A week after the night she chases but fails to catch a mysterious trespasser outside her town house, some unknown party texts Tempe four images of a corpse that looks as if it’s been chewed by wild hogs, because it has been. Showboat Medical Examiner Margot Heavner makes it clear that, breaking with her department’s earlier practice (The Bone Collection, 2016, etc.), she has no intention of calling in Tempe as a consultant and promptly identifies the faceless body herself as that of a young Asian man. Nettled by several errors in Heavner’s analysis, and even more by her willingness to share the gory details at a press conference, Tempe launches her own investigation, which is not so much off the books as against the books. Heavner isn’t exactly mollified when Tempe, aided by retired police detective Skinny Slidell and a host of experts, puts a name to the dead man. But the hints of other crimes Tempe’s identification uncovers, particularly crimes against children, spur her on to redouble her efforts despite the new M.E.’s splenetic outbursts. Before he died, it seems, Felix Vodyanov was linked to a passenger ferry that sank in 1994, an even earlier U.S. government project to research biological agents that could control human behavior, the hinky spiritual retreat Sparkling Waters, the dark web site DeepUnder, and the disappearances of at least four schoolchildren, two of whom have also turned up dead. And why on earth was Vodyanov carrying Tempe’s own contact information? The mounting evidence of ever more and ever worse skulduggery will pull Tempe deeper and deeper down what even she sees as a rabbit hole before she confronts a ringleader implicated in “Drugs. Fraud. Breaking and entering. Arson. Kidnapping. How does attempted murder sound?”

Forget about solving all these crimes; the signal triumph here is (spoiler) the heroine’s survival.

Pub Date: March 17, 2020

ISBN: 978-1-9821-3888-2

Page Count: 352

Publisher: Scribner

Review Posted Online: Dec. 22, 2019

Kirkus Reviews Issue: Jan. 15, 2020

KILLING FLOOR

From the Jack Reacher series , Vol. 1

Welcome to Margrave, Georgia—but don't get too attached to the townsfolk, who are either in on a giant conspiracy, or hurtling toward violent deaths, or both. There's not much of a welcome for Jack Reacher, a casualty of the Army's peace dividend, who's drifted into town idly looking for traces of a long-dead black jazzman. Not only do the local cops arrest him for murder, but the chief of police turns eyewitness to place him on the scene, even though Reacher was getting on a bus in Tampa at the time. Two surprises follow: The murdered man wasn't the only victim, and he was Reacher's brother Joe, whom he hadn't seen in seven years. So Reacher, who so far hasn't had anything personally against the crooks who set him up for a weekend in the state pen at Warburton, clicks into overdrive. Banking on the help of the only two people in Margrave he can trust—a Harvard-educated chief of detectives who hasn't been on the job long enough to be on the take, and a smart, scrappy officer who's taken him to her bed—he sets out methodically in his brother's footsteps, trying to figure out why his cellmate in Warburton, a panicky banker whose cell-phone number turned up in Joe's shoe, confessed to a murder he obviously didn't commit; trying to figure out why all the out-of- towners on Joe's list of recent contacts were as dead as he was; and trying to stop the local carnage, or at least direct it in more positive ways. Though the testosterone flows as freely as printer's ink, Reacher is an unobtrusively sharp detective in his quieter moments—not that there are many of them to judge by. Despite the crude, tough-naif narration, debut novelist Child serves up a big, rangy plot, menace as palpable as a ticking bomb, and enough battered corpses to make an undertaker grin.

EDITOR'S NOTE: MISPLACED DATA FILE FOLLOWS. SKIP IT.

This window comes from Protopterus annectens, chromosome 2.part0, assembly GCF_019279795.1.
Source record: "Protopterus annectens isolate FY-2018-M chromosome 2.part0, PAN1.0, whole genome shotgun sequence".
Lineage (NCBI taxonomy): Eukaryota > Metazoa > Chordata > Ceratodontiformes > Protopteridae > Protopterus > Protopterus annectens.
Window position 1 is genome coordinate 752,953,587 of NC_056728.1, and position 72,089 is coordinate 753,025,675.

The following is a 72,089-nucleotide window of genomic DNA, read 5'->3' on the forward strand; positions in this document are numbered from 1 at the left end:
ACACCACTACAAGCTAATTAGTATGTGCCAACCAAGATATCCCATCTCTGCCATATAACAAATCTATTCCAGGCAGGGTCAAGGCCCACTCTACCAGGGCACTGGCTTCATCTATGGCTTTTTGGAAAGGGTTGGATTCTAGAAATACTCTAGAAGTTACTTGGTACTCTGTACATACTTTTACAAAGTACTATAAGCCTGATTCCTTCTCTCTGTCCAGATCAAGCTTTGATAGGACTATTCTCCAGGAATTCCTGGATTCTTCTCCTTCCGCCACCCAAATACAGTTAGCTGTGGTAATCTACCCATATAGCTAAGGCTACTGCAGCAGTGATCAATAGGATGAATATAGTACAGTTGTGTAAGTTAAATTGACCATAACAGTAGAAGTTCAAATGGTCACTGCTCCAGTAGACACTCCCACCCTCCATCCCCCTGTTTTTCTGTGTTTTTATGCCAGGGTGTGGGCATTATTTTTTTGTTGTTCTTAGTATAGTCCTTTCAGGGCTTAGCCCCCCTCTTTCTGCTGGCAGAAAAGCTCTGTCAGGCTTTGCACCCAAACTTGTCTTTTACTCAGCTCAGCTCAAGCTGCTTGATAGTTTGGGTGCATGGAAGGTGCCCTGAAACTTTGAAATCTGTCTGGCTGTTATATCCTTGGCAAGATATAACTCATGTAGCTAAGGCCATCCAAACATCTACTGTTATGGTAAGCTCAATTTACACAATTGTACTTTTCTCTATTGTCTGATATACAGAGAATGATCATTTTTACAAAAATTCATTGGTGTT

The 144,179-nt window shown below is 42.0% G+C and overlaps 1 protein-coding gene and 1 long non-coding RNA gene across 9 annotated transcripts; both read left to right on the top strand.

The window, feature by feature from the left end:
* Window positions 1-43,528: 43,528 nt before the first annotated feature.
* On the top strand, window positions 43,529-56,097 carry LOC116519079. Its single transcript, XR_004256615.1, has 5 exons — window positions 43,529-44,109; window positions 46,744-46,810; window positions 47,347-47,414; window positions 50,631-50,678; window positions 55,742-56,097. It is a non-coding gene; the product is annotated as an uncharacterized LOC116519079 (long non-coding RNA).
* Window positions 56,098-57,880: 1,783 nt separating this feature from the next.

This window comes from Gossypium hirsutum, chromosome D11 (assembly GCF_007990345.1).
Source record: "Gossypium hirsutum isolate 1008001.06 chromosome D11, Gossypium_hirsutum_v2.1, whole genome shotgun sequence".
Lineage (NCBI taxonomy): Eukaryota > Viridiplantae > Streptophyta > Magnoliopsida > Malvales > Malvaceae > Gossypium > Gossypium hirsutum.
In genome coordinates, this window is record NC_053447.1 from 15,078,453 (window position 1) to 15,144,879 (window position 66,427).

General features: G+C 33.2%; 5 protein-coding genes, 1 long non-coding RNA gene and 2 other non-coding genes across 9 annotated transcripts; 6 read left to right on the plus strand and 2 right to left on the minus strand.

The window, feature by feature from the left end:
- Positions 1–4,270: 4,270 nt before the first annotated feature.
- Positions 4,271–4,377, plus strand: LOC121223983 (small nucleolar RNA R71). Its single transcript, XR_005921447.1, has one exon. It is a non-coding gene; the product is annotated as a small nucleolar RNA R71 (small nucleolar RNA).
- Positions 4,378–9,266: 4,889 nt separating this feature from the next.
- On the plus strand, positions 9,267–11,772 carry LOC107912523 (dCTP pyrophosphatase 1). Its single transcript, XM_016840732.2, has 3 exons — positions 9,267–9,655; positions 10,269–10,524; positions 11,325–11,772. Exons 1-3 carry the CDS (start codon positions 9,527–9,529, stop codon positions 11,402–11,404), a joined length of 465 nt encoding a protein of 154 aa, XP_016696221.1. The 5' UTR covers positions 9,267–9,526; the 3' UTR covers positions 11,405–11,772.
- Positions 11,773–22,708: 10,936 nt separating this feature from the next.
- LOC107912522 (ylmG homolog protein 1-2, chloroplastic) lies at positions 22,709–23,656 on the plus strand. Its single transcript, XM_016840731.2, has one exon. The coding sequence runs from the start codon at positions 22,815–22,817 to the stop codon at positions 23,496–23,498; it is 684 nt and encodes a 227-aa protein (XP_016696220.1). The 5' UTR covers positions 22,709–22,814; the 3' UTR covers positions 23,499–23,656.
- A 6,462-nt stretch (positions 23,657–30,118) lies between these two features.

Pub Date: March 17, 1997

ISBN: 0-399-14253-3

Page Count: 368

Publisher: Putnam

Review Posted Online: May 19, 2010

Kirkus Reviews Issue: Jan. 1, 1997